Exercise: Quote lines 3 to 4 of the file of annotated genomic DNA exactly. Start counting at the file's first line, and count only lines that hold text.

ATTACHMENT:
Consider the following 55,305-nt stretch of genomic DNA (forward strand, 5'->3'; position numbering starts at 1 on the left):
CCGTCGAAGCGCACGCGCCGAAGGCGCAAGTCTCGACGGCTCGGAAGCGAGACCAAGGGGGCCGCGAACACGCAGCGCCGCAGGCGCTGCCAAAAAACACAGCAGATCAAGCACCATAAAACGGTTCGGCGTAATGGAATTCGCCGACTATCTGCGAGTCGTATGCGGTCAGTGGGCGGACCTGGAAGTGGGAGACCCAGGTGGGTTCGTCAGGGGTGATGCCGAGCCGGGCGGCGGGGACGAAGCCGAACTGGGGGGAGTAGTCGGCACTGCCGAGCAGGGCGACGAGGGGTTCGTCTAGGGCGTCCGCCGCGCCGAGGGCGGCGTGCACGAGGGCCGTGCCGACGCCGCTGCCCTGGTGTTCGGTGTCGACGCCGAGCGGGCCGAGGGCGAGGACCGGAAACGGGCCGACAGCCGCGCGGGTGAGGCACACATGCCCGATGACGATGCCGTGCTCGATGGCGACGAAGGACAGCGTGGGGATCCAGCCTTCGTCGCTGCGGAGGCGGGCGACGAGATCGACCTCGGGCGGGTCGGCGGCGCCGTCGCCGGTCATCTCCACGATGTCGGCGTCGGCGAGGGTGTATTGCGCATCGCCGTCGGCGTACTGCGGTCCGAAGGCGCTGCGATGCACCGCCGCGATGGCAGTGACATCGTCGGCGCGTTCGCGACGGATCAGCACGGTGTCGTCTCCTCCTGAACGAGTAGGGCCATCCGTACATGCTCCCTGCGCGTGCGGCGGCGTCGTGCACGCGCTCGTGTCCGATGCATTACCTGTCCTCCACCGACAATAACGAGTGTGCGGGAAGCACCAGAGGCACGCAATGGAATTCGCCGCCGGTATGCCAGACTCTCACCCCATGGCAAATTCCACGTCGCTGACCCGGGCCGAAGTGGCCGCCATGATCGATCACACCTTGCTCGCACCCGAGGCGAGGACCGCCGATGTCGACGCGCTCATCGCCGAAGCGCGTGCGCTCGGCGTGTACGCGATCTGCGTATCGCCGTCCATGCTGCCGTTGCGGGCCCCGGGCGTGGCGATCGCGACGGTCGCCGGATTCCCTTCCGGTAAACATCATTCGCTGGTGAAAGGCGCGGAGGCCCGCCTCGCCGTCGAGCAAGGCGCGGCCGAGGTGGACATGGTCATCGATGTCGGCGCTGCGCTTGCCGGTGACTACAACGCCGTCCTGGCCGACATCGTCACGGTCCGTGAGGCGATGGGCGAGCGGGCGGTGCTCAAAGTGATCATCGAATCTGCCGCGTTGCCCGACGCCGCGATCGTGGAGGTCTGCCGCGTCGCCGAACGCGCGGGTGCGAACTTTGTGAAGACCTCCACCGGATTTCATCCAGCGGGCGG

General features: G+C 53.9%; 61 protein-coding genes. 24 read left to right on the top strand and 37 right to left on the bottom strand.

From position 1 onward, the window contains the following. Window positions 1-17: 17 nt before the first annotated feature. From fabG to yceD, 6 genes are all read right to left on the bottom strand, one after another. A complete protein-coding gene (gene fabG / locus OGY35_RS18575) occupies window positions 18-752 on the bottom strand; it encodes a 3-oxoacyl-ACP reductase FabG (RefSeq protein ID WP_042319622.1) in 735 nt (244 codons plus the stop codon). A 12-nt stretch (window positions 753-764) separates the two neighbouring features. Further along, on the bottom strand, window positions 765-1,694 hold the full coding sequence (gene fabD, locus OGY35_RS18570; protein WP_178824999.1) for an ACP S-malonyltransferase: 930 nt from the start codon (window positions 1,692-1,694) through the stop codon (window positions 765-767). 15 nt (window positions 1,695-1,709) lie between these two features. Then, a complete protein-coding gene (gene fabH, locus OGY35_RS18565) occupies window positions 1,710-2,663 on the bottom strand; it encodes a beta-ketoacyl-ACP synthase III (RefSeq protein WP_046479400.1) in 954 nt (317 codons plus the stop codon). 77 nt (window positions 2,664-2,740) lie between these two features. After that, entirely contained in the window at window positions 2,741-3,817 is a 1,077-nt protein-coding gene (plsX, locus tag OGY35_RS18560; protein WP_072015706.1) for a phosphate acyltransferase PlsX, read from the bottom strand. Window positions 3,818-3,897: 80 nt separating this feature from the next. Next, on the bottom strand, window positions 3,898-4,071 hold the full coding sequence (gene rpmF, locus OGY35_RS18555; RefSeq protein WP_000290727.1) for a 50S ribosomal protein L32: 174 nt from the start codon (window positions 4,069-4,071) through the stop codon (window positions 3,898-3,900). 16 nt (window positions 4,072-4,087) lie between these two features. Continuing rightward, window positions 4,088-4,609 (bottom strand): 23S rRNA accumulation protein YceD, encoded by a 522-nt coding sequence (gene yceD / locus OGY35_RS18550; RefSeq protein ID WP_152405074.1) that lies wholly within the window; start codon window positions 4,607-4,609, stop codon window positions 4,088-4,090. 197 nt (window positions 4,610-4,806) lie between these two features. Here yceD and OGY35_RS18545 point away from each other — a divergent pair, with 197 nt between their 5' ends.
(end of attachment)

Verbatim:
General features: G+C 53.9%; 61 protein-coding genes. 24 read left to right on the top strand and 37 right to left on the bottom strand.

From position 1 onward, the window contains the following. Window positions 1-17: 17 nt before the first annotated feature. From fabG to yceD, 6 genes are all read right to left on the bottom strand, one after another. A complete protein-coding gene (gene fabG / locus OGY35_RS18575) occupies window positions 18-752 on the bottom strand; it encodes a 3-oxoacyl-ACP reductase FabG (RefSeq protein ID WP_042319622.1) in 735 nt (244 codons plus the stop codon). A 12-nt stretch (window positions 753-764) separates the two neighbouring features. Further along, on the bottom strand, window positions 765-1,694 hold the full coding sequence (gene fabD, locus OGY35_RS18570; protein WP_178824999.1) for an ACP S-malonyltransferase: 930 nt from the start codon (window positions 1,692-1,694) through the stop codon (window positions 765-767). 15 nt (window positions 1,695-1,709) lie between these two features. Then, a complete protein-coding gene (gene fabH, locus OGY35_RS18565) occupies window positions 1,710-2,663 on the bottom strand; it encodes a beta-ketoacyl-ACP synthase III (RefSeq protein WP_046479400.1) in 954 nt (317 codons plus the stop codon). 77 nt (window positions 2,664-2,740) lie between these two features. After that, entirely contained in the window at window positions 2,741-3,817 is a 1,077-nt protein-coding gene (plsX, locus tag OGY35_RS18560; protein WP_072015706.1) for a phosphate acyltransferase PlsX, read from the bottom strand. Window positions 3,818-3,897: 80 nt separating this feature from the next. Next, on the bottom strand, window positions 3,898-4,071 hold the full coding sequence (gene rpmF, locus OGY35_RS18555; RefSeq protein WP_000290727.1) for a 50S ribosomal protein L32: 174 nt from the start codon (window positions 4,069-4,071) through the stop codon (window positions 3,898-3,900). 16 nt (window positions 4,072-4,087) lie between these two features. Continuing rightward, window positions 4,088-4,609 (bottom strand): 23S rRNA accumulation protein YceD, encoded by a 522-nt coding sequence (gene yceD / locus OGY35_RS18550; RefSeq protein ID WP_152405074.1) that lies wholly within the window; start codon window positions 4,607-4,609, stop codon window positions 4,088-4,090. 197 nt (window positions 4,610-4,806) lie between these two features. Here yceD and OGY35_RS18545 point away from each other — a divergent pair, with 197 nt between their 5' ends.